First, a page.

Sure. We must challenge ourselves as teachers, and we should push our students, too. Perhaps, we should occasionally be less helpful and more often set the bar beyond their reach. I”m certain we should discuss handling setbacks and encourage their stick-to-it-iveness. But let’s be careful how we talk of failure. Failure, especially on a grand scale, isn’t pretty. It’s not cool or glamorous. It is crushing. It hurts.

So yes, let’s teach our kids to be resilient. Let them know success requires grit and determination, achievement involves overcoming struggles and mistakes. But let’s not overly romanticize failure. I’ll skip the embrace, as well.

Writing Time Limit: 45 minutes.

Running Thoughts are “process” posts of the thoughts I have while running. Often, they relate to my job as a school teacher. Running thoughts are just that–running, a thinking aloud about ideas I have. They are not fully formulated or even polished an are very much in the developing phase. By all means please consider them, challenge them, or help me clarify them. Just don’t hold me too them. The oxygen is needed in my muscles and likely is lacking from my brain. As always, I’d love to hear from you.

Learning From The Lego Story

One of the favorite toys around my house is Lego bricks. We are pretty big Lego fans. My wife and I have been to the Carlsbad to visit Legoland twice. We even took the kids with us once. 🙂 For our vacation this summer we only made a quick trip to Atlanta, but our first stop after dropping our bags at the hotel was the Lego Discovery Center. And we stayed until it closed.  It’s funny. The boys and I hate going to a mall, but as long as there’s a Lego Store it’s all good. So, you can imagine my excitement when I came across a post on GeekDad about Lego’s 80th birthday. The best part of the post is “The Lego Story” animated short. If the history of Lego intrigues you at all, I highly recommend you take the time to watch the video. It is seventeen minutes long, but it’s well done and worth watching.

As a teacher and dad, I found the following important ideas in the video that I think warrant consideration:

  1. Resilience – The Kristiansen family faced numerous obstacles on the way to building the Lego company, yet they never stopped bouncing back from the setbacks. They were resilient people. Certainly, there were times when they were down, but they never considered themselves out. They didn’t quit. When their original wholesaler went bankrupt, Lego founder Ole Kristiansen didn’t give up; instead, he decided to take it upon himself to sell his toys. When the company workshop burned down, Ole’s responsibility to his family and employees inspired to rebuild the company and fight their way back into the market. We, too, mustn’t let disappointments force us to quit. We must press on and view problems as hurdles to overcome rather than permanent barriers to achieving our goals.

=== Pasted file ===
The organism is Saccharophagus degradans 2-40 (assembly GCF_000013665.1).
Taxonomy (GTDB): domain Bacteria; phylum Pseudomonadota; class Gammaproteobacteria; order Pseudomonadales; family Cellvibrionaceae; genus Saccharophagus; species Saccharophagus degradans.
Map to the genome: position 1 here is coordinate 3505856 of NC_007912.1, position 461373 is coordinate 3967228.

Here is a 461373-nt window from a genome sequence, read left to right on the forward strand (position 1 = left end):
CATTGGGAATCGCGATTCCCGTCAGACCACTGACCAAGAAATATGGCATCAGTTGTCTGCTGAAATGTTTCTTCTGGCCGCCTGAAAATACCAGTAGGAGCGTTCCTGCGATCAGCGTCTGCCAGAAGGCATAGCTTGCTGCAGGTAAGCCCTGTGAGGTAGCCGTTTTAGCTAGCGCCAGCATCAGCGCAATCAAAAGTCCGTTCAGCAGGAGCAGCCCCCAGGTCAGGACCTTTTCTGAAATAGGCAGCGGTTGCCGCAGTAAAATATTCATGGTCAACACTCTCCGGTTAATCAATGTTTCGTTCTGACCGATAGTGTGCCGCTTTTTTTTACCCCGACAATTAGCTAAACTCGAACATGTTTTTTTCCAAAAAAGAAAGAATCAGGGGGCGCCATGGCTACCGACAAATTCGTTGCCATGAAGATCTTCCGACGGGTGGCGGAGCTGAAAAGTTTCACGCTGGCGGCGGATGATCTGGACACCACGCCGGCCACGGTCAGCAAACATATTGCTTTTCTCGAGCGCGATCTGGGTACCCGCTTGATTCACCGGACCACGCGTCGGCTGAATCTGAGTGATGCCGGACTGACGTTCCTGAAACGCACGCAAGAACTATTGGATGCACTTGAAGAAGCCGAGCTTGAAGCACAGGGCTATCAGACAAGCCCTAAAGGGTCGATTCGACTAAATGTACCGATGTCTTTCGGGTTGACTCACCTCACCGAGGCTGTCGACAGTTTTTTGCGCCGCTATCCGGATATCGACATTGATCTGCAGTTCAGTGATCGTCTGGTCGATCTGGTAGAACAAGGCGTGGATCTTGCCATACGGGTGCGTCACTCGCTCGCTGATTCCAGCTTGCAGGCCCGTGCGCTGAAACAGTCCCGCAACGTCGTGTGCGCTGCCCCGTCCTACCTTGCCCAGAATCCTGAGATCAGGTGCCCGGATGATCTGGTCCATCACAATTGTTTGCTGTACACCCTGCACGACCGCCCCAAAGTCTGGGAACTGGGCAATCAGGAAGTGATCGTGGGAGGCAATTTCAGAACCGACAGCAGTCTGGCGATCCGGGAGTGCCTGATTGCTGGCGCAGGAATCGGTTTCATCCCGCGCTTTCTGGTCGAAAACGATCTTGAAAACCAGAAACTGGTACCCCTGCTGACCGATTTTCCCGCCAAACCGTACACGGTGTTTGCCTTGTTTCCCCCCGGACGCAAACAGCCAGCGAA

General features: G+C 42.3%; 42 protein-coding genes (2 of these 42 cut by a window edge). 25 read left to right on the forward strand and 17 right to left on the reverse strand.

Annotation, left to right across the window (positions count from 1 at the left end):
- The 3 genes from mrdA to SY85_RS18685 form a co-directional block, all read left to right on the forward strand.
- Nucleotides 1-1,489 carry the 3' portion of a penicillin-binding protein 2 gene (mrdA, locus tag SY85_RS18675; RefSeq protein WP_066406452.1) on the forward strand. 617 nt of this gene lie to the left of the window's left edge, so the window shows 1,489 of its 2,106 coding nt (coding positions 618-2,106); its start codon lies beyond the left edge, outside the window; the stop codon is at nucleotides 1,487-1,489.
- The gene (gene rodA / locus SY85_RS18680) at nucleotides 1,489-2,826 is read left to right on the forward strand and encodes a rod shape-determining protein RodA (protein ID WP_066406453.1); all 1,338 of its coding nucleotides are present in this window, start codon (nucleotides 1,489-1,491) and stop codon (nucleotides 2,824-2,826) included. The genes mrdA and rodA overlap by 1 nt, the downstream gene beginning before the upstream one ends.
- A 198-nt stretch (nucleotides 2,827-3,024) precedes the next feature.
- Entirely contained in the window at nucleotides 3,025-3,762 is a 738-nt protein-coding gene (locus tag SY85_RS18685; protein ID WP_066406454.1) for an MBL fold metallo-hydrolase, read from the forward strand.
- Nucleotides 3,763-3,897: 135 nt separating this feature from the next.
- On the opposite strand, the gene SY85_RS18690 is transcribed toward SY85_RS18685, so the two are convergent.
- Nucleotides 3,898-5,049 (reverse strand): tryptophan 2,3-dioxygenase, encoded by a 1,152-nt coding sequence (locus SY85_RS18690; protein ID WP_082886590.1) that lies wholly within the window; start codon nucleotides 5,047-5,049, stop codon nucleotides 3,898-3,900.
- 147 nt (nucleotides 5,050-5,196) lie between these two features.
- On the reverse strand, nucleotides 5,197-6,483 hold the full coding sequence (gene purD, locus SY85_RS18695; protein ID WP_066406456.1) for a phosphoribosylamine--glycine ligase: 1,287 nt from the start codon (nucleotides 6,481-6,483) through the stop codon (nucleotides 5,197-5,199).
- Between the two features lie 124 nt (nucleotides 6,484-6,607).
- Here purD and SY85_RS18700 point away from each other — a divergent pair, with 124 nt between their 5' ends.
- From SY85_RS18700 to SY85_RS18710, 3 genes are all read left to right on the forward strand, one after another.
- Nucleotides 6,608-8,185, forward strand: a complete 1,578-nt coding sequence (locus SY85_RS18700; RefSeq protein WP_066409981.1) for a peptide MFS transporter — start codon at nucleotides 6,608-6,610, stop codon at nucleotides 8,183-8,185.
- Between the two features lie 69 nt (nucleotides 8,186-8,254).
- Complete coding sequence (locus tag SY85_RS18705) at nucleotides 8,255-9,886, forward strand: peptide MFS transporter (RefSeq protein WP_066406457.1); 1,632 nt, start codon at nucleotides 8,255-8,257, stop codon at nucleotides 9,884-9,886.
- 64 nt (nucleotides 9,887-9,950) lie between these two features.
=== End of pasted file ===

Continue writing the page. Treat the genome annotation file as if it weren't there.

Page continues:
2. Risk-taking – Innovations occurred because the Kristiansen’s took risks. Ole purchased a plastic moulding machine even though it was expensive and their previous toys were all wood constructions. Godtfred Kristiansen, Ole’s son, took a chance by adding system to the Lego bricks allowing children to build toys for themselves. The system of play became so popular that Lego was able to sell the toys outside Denmark. Additionally, he took a risk to build an airport and eventually decided to go all out and build a whole Legoland, which welcomed 600,000 guests its first year. Growth requires risk-taking. We mustn’t rest on our laurels or become complacent and satisfied with things as they are. We must venture into new areas and take chances if we want to develop and mature.
  3. Embrace the E’s – Kjeld, Ole’s grandson, is now the vice chairman of the board at Lego, and I love the vision he (via his animated self) shares at the end of the video. It’s one we should embrace as parents and educators, as well. He seeks to encourage children to “explore, experience, and express their own world–a world without limits, and we are still convinced that only the best is good enough (excellence) because children deserve the best.” Isn’t that what we want for our children and their learning? If we are “educating for the unknown,” as David Perkins suggests we should, I cannot imagine a better preparation than for students to explore their world, to experience humanity, to express their understanding, and to do it with excellence.

What do you think? What jumped out to you about the Lego story? How do we help our children become resilient risk-takers? What do you think we’d be missing if we educated for the 4 E’s? I’d love to hear your thoughts.